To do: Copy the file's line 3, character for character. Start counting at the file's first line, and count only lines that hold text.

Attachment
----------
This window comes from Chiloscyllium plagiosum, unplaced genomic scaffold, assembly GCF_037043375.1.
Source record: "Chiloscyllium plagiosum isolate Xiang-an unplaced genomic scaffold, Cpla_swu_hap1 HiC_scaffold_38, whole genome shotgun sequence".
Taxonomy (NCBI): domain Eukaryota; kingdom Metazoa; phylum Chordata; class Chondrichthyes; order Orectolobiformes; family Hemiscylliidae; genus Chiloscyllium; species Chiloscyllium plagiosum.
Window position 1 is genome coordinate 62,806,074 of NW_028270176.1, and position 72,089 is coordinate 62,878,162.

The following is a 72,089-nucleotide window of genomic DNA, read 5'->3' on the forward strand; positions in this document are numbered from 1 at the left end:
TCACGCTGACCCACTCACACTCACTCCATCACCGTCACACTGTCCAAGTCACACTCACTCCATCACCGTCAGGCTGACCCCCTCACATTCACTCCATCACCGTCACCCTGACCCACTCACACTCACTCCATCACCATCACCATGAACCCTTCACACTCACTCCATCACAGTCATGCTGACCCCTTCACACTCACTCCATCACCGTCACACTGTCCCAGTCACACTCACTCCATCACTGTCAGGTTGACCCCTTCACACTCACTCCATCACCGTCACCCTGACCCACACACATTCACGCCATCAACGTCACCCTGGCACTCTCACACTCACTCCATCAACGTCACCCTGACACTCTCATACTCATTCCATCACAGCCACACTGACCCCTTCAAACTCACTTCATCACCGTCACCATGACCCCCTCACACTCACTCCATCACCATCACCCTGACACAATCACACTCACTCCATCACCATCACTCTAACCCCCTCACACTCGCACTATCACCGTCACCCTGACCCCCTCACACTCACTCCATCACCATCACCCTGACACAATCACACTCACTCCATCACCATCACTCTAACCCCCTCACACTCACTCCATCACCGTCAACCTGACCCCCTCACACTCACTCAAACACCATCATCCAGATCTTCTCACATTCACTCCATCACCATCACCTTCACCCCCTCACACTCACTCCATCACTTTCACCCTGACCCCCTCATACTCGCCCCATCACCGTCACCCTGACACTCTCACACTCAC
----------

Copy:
Taxonomy (NCBI): domain Eukaryota; kingdom Metazoa; phylum Chordata; class Chondrichthyes; order Orectolobiformes; family Hemiscylliidae; genus Chiloscyllium; species Chiloscyllium plagiosum.